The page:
Home from Germany: ULS Student’s Semester Abroad

Student Bridge Gautieri's experience in the ULS Leipzig Exchange Program

By Bridget Gautieri | 3rd-year ULS Student

Last semester, I had the wonderful experience of studying abroad at the University of Leipzig in Germany! One of the many reasons I chose to come to United Lutheran Seminary is ULS’ study abroad opportunities; I was looking for a seminary that had connections and study opportunities in Germany.

When I heard about ULS’ Leipzig exchange program, I knew it was the one for me. The Leipzig program has been established for more than 15 years and has brought many seminary students from Leipzig to the ULS Philadelphia Campus. However, we have not had a ULS student study in Leipzig for quite a number of years, primarily due to the fact that all theology classes are taught in German. Thankfully, I took German classes in high school and college and felt up to the challenge!

Hello Germany

On March 23 I flew to Leipzig to start my Sommersemester (Summer semester), which went from April to July. I stayed in the Evangelisches Studienhaus (Lutheran student house) which houses about 100 university students. I took five classes in Leipzig: Romans, Ecclesiology of the Reformers, the Bible in Worship and Preaching, Liturgical Singing and Order, and Liturgical Developments in the Paulinum University Church. Learning Lutheran liturgy and the Lutheran Church’s role and function in Saxony, which is in former East Germany, interested me the most in my classes.

Leipzig was an especially great location to study theology, not only because of its history with the Leipzig Disputations or its St. Thomas church, where Bach played organ and Martin Luther preached a number of times, but also because of its proximity to many sites where Luther made history.

On the weekends I spent most of my time traveling with friends to Wittenberg, Eisenach, Torgau, Marburg, Dresden, Grimma, Berlin, Erfurt, and Frankenhausen.

There is such a huge difference between learning about the Reformation and the Peasant’s War in class, and actually seeing these sites in person. From all of these travels I gained a deeper understanding and grasp of Reformation history, and a deeper admiration for the Reformers.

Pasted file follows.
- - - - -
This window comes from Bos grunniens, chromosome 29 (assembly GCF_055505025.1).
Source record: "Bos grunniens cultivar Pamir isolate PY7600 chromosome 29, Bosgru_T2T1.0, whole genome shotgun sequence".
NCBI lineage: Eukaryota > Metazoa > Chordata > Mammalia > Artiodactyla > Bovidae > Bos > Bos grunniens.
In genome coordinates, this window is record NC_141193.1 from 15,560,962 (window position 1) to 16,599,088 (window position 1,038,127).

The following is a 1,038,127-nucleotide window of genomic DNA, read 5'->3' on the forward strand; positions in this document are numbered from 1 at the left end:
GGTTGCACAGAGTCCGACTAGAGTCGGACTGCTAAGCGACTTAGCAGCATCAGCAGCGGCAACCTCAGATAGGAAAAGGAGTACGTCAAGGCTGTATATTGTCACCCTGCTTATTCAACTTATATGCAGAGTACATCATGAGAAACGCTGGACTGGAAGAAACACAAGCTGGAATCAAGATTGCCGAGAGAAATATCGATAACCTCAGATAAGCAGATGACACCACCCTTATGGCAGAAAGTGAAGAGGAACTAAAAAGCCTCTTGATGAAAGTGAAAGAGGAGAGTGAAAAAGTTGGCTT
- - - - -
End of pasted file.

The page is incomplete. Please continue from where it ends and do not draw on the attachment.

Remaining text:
A New Perspective

Another huge part of my abroad experience was with the Lutheran World Federation, German National Committee, and Bread for the World. I received a scholarship from them and was invited to theological conferences all over Germany. I attended three conferences. In Hannover, 14 scholarship holders gave presentations about our Lutheran Church bodies in our home countries. I learned about the Lutheran Church in Ethiopia, Brazil, Hungary, Tanzania, Madagascar, India, and many more, from students from those countries. I attended a conference called “Churches as Agents for Justice and against Populism” in Berlin, where I again met and learned from scholars from all over the world. The third conference, which brought together young seminarians from all over Germany, was in Munich. I made many friends and connections as well as gained a new perspective on what it means to be “church.”


My time abroad made me a better leader of the church, with a more global understanding of church, ecumenism, worship, and diversity. I came back to the U.S. energized and excited to start my internship year. The only way I could have studied abroad and gained the amazing experiences I did is thanks to ULS’ Kuschmierz scholarship, which is awarded to ULS students who study in Germany and assists with travel and living costs, and the fact that tuition transfers so I didn’t have to pay anything extra for tuition. The Dean and Registrars worked closely with me to make sure my classes transferred over into the ULS curriculum. All this makes the program available and easily within the grasp of students. It is supported by the institution on every level. I can’t say thank you enough! I am tremendously grateful.

I want to especially thank Rev. Trina Johnsten, Dean J. Jayakiran Sebastian, and all ULS faculty and staff, past and present, for all of their help and encouragement. I couldn’t have and wouldn’t have done this without you!

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